Every once in a while, a place strikes me as so otherworldly that I can’t stop thinking about it. That was Magerøya.
Last summer, I had the chance to visit this barren island at the top of Norway that is mostly only known from being home to Nordkapp, or the North Cape.
In this post...
Reasons to Visit Magerøya, Norway
Nordkapp was cool and I understood why so many people desired to visit or had it as the top spot on their Europe bucket list.
But, the large island of Magerøya is what left me speechless. The landscape was void of trees and looked like it had centuries of stories solidified under the harsh tundra.
While visiting Nordkapp and the top of Norway tends to be done mostly by cruise ship at the Honningsvåg harbor or by RV or motorcycle, our approach was different. We flew into Honningsvåg, rented a car, and cruised around for a couple of days.
Magerøya was the last stop on our trip. The trip had consisted of time spent in Bodø, the Lofoten Islands, and Tromso. Not all was new territory for me so I pined for the North Cape, an area I had not yet explored.
And, given we had a rental car, we were keen to see as much as possible, including our random day trip to Stabbursdalen National Park a bit south of Magerøya.
We drove every piece of road and explored nearly every corner of Magerøya. While we didn’t get to do any extreme hiking, we got to know the island and its villages fairly well.
Here are 6 reasons to visit Magerøya, the remote and dramatic island at the top of Norway.
The Scenery Will Leave you Speechless
Magerøya has no trees. Aside from a little bit of mountain birch that I never really saw, it is completely barren. I have seen many harsh landscapes around Norway over the years, but this island took the cake. How on earth did people live here?
But, they do. And there are traces to settlements on Magerøya dating back 10,000 years. The land is unforgiving but that is part of its appeal. It was wild and magnificent. It looked like something from another planet.
It wasn’t until 1999 that you could easily drive there once a tunnel was built connecting it with the rest of Norway. Now, people are visiting the North Cape in large numbers.
But, what we quickly realized is that those same people are driving in an RV or on a motorcycle and they don’t always get to explore the rest of the island.
Not to mention, many people are coming via cruise ship. They don’t get to see anything aside from the Honningsvåg harbor and whatever is out the window on their charter bus to Nordkapp.
Fortunately, Norway allows you to hike and stroll wherever you’d like on public lands, so you can park your car somewhere and wander about through the nature (just don’t go too far)!
Bird Watching in Gjesvær
My favorite village that I visited on Magerøya was definitely Gjesvær, a small fishing village about 34 kilometers northwest of Honningsvåg. When you approach Gjesvær, you go down a large hill or mountain and descend into the city. It is really quite remarkable.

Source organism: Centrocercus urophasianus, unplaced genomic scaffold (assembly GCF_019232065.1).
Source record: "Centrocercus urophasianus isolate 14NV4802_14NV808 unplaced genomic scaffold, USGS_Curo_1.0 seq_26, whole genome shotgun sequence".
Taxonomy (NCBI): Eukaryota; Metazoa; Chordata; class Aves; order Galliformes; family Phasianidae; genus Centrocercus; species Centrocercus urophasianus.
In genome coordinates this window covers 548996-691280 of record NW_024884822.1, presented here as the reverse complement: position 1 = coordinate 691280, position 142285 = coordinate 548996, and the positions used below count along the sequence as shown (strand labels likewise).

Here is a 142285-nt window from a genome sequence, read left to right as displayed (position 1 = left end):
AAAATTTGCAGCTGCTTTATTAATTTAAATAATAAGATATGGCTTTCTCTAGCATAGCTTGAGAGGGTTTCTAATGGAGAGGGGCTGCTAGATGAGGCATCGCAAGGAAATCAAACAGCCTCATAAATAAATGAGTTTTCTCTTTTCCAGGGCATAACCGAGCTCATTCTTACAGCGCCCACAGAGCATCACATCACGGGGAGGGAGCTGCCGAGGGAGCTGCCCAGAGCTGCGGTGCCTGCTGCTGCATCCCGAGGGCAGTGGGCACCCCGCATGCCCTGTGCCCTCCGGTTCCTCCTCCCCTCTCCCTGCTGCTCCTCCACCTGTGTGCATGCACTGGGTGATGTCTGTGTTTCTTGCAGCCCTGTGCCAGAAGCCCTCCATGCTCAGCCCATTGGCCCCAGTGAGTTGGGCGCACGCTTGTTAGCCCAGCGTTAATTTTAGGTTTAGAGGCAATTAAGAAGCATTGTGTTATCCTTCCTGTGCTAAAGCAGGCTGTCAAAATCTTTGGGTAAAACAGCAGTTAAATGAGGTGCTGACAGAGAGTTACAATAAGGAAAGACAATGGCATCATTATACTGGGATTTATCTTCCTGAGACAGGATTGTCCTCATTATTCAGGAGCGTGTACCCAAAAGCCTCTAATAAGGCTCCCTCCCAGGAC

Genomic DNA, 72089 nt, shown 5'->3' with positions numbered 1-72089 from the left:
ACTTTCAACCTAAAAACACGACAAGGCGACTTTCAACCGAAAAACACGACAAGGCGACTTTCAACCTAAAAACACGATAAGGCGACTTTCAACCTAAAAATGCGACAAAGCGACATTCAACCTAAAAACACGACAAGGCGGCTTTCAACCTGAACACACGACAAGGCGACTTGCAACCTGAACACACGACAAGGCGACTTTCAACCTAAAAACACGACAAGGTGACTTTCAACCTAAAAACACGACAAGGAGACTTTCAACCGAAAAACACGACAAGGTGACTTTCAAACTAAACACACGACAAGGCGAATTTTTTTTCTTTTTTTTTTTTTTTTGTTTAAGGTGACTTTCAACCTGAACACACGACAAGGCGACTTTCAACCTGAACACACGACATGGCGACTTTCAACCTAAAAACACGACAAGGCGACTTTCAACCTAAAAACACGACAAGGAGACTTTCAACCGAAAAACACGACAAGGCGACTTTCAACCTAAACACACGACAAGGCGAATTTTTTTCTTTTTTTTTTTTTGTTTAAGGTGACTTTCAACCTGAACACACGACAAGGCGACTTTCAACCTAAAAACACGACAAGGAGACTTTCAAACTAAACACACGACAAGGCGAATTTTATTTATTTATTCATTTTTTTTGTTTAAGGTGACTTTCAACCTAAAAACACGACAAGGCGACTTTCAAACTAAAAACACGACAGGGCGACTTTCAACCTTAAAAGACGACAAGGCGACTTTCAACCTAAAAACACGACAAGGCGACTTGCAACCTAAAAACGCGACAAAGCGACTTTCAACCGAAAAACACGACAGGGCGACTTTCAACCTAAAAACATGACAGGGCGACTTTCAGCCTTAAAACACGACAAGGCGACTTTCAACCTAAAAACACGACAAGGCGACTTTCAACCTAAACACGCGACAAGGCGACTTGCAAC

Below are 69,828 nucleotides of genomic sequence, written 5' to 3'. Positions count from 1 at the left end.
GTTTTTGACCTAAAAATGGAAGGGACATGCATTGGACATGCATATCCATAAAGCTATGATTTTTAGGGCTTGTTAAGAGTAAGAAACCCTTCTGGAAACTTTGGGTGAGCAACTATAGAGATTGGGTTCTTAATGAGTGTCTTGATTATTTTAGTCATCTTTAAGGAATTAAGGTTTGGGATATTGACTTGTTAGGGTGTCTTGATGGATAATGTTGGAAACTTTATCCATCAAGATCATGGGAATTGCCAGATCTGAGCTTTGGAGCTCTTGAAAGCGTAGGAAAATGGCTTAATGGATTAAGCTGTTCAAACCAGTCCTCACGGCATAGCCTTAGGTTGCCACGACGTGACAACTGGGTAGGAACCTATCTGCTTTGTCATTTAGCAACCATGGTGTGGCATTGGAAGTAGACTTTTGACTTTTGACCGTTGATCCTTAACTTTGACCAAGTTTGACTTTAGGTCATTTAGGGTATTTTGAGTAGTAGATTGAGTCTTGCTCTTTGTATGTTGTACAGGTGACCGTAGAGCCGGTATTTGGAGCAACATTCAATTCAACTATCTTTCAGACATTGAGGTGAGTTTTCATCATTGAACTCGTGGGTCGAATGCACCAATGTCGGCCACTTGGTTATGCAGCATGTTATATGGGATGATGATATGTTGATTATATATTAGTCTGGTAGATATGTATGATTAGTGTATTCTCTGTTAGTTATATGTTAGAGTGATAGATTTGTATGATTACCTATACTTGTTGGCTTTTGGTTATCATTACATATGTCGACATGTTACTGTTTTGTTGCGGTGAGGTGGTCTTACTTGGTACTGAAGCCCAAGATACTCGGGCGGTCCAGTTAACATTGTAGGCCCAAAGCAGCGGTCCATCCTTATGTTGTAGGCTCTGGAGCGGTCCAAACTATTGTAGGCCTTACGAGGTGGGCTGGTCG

As you arrive in Gjesvær you will feel like you arrived in a village without people (although 220 people actually do live there). There are houses everywhere but it was eerily quiet and almost a bit spooky as a result.
I believe we arrived on a bad day, however, because the place is home to bird safaris, so I do know that people must visit it.
Nevertheless, the village was small and walking around it was peaceful. Next time, we are heading back to go out on a bird safari. Gjesværstappen is home to puffin, razor-billed auk, kittiwake, gannet, cormorant, guillemot, and sea eagles… and I intend on seeing them all next time I’m there!
You can find out more about taking a Nordkapp bird safari here.
Ola’s Bird Safari
The premier bird safari to join in Gjesvær is called ‘Ola’s Bird Safari’ and they began running regular boats to the Gjesværstappan Nature Reserve in 1992.
One of the smaller islands with a heavy bird population is called Kirkestappen and the island has been in Ola’s family for a long time.
Ola’s Bird Safari runs ethical and environmentally-friendly tours and bird watching in Gjesvær and on Magerøya is the second most popular thing to do besides visiting Nordkapp.
Make a Stop in Skarsvåg
Another fishing village worth stopping at on a Magerøya road trip is Skarsvåg, a village that claims to be the world’s northernmost fishing village. Whether that is true or not, we found the harbor area to be particularly beautiful and worth a little bit of time.
Again, this place was extremely quiet and we were the only ones around. Granted, not many people call Skarsvåg home, but it was still a great place to drive to for beautiful scenery and to get lost in your own thoughts.
Skarsvåg is known for two things- delicious cod fresh from the harbor and being the northernmost settlement in the world accessible from a major road- the European route E69.
Hang Out in Honningsvåg
It’s quite interesting that the city of Honningsvåg flies somewhat under the radar for those traveling to Norway. Most people refer to the area as Nordkapp and you don’t really hear the name ‘Honningsvåg’ thrown around all that often.
Anyway, it is the northernmost city in Norway and definitely is a cool place to call home for a few days! Norway declares cities to be anything over 5,000 inhabitants, but Honningsvåg was granted the status despite only having half of that.
However, I really loved the place and recommend staying there for a couple of days if you have the chance!
Honningsvåg is the ideal base for exploring Magerøya. There are many hotels located there that you can stay in and they cater to all budgets (I stayed in two different hotels there- one luxury and one budget!)